The Pharmaceutical Marketing Society runs two annual awards events; the PM Society Awards at the start of February and the Digital Awards in September.  We are often asked why we run two awards, why, in an era when everything is digital, do we run a specific “digital” awards, and what are the differences between the two events?

This FAQ document aims to answer those questions.

What work is recognised at the PM Awards in February?

The PM Awards recognise Creativity, Impact and Innovation within communications activities in the pharmaceutical, biotech and healthcare industries.

Aren’t the PM Awards just about Advertising?

These awards used to be called the PM Society Advertising Awards and were in the early years solely about pharmaceutical advertising campaigns and executions. However, for many years they have had much wider categories, encouraging entries from a range of agency types including healthcare communications, digital, PR and patient-focused agencies. In 2017 only half of the categories were focused on advertising or promotional activities.

How are the PM Awards judged?

The PM awards are judged by 3 different groups according to the entry category:

Creative Directors judge craft award categories looking for impact, creativity and innovation. They are not assessing effectiveness but looking at the merits of the ‘craft’ of the work.

A large panel of primary and secondary care HCPs judge the target award categories – as they are the ‘targets’ of the work. This is unique amongst awards in our industry.

Pharma industry executives judge several categories looking at the work’s impact and appeal to a professional audience.

How are the Digital Awards judged?

The Digital Awards have both Effectiveness and Craft categories. These are all judged by panels made up of pharmaceutical marketers, medics and digital experts, as well as digital and creative experts from agencies. The predominance of pharma employees within each panel means that the work is being judged by ‘clients’ while having more creative and technical experts to provide a different perspective.

At the Digital Awards, everything is judged online in the first round and a shortlist of entries are taken to a second round where presentations are given to panels of judges face to face. This is another unique element to the Digital Awards, allowing judges to actually see the work and often interact with it.

Do the two awards celebrate UK work only?

Both awards events invite entries from overseas markets as well as from the UK. For the Digital awards, the only restriction is that they be supplied in an English language version with relevant metrics and they are judged in exactly the same way as UK programmes. For the PM Awards, entries must have been produced by a UK agency but can be aimed at an overseas market.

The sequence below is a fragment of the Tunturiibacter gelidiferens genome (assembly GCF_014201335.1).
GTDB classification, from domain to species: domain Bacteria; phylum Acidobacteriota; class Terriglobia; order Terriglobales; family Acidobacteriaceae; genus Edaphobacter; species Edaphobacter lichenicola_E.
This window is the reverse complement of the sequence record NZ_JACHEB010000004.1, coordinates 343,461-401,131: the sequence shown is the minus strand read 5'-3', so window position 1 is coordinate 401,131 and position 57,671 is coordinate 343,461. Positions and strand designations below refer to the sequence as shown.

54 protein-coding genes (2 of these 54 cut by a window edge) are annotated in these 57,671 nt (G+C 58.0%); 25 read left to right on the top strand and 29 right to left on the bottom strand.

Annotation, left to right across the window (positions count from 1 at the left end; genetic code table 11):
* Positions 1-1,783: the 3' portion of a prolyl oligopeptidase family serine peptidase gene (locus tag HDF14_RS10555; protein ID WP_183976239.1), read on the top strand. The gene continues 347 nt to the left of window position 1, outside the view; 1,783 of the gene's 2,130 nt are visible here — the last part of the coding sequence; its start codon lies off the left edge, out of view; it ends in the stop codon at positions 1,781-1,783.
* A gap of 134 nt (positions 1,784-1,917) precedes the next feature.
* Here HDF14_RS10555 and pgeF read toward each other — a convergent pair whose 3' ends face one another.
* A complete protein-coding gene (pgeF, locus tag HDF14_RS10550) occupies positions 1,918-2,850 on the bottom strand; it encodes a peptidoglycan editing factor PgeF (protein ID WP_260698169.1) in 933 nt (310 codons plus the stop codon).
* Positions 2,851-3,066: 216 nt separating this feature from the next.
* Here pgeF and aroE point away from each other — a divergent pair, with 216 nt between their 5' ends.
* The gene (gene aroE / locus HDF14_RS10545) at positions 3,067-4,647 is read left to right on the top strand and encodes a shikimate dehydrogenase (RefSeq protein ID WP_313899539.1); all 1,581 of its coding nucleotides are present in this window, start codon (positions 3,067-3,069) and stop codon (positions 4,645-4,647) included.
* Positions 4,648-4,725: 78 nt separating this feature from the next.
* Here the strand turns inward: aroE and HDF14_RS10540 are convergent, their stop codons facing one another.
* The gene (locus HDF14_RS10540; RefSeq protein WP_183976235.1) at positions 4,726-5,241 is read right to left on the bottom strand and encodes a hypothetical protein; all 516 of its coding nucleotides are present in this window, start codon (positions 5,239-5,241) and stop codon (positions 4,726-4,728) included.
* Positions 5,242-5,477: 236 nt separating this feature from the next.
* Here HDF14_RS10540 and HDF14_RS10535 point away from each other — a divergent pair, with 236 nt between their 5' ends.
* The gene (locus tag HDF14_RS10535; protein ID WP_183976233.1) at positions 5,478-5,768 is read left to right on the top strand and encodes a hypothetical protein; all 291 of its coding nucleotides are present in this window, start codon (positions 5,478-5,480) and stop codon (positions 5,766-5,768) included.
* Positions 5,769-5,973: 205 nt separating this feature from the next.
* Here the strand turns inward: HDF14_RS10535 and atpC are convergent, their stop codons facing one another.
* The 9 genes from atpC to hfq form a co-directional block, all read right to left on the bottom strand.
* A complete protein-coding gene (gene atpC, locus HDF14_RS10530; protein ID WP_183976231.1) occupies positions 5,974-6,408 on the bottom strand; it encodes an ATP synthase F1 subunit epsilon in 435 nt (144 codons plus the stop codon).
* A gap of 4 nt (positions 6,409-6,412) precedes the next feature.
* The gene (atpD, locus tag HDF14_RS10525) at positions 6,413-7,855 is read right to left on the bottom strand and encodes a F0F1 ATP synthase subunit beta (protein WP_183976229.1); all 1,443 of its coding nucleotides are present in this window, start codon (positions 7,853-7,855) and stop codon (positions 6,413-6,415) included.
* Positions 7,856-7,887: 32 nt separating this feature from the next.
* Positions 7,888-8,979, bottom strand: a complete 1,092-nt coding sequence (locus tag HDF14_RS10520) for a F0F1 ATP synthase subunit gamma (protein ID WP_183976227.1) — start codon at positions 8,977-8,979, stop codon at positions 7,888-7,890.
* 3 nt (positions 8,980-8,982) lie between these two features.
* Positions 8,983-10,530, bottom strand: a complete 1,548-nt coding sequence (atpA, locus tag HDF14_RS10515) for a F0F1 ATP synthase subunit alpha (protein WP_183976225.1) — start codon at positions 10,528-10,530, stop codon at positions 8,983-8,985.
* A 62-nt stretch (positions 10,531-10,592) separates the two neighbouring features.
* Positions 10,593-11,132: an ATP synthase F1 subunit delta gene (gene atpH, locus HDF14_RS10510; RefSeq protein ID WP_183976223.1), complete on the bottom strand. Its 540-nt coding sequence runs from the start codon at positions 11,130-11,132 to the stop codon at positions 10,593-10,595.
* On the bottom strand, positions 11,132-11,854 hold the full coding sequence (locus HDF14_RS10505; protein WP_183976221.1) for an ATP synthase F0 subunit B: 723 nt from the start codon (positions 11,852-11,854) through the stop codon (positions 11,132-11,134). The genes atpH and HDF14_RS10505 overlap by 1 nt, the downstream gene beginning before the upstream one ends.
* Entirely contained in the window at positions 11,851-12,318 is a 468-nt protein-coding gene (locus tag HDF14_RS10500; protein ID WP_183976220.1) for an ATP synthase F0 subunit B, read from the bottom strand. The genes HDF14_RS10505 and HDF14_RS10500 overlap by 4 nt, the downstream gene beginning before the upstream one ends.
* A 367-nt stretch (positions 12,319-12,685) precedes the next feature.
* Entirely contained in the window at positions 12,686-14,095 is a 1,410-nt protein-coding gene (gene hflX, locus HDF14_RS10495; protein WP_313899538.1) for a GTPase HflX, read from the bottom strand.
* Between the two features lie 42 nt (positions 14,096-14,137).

What makes the Digital Awards different to the PM Awards if digital work can be entered in both?

The answer, in a nutshell, is that the two awards are rewarding different things:

The Digital Awards focus on the effectiveness of digital work in the majority of categories and the outcomes and results command the majority of the judging points. In these categories, the project does not have to show creative genius, it might be a simple application or website that is not going to win a PM Award for creative impact but really worked and met objectives, provided patients with key information and support, or effectively helped engage an HCP audience and created a behaviour shift. The same project may not even get to be a Finalist at the PM Awards if the creative side of the work didn’t hit the mark with judges.

Why do we still have 2 awards events? Wouldn’t it be better to have just one?

There are many reasons to keep 2 separate events:

The first is that their focus is different – one is predominantly about creativity the other about the effectiveness of digital.

The second reason is commercial. Simply, two events bring in more revenue than one and the PM Society relies on revenue from its major activities to be able to offer low cost educational meetings and pro bono activities.

A single event would be too long. Each awards ceremony takes around an hour and feedback suggests this is long enough! If we moved to one event, we wouldn’t be able to have all of the categories we have now.

As the 2 events predominantly celebrate different elements of the work a project can win awards in one event and not the other so the two events mean we can recognise the best in different contexts.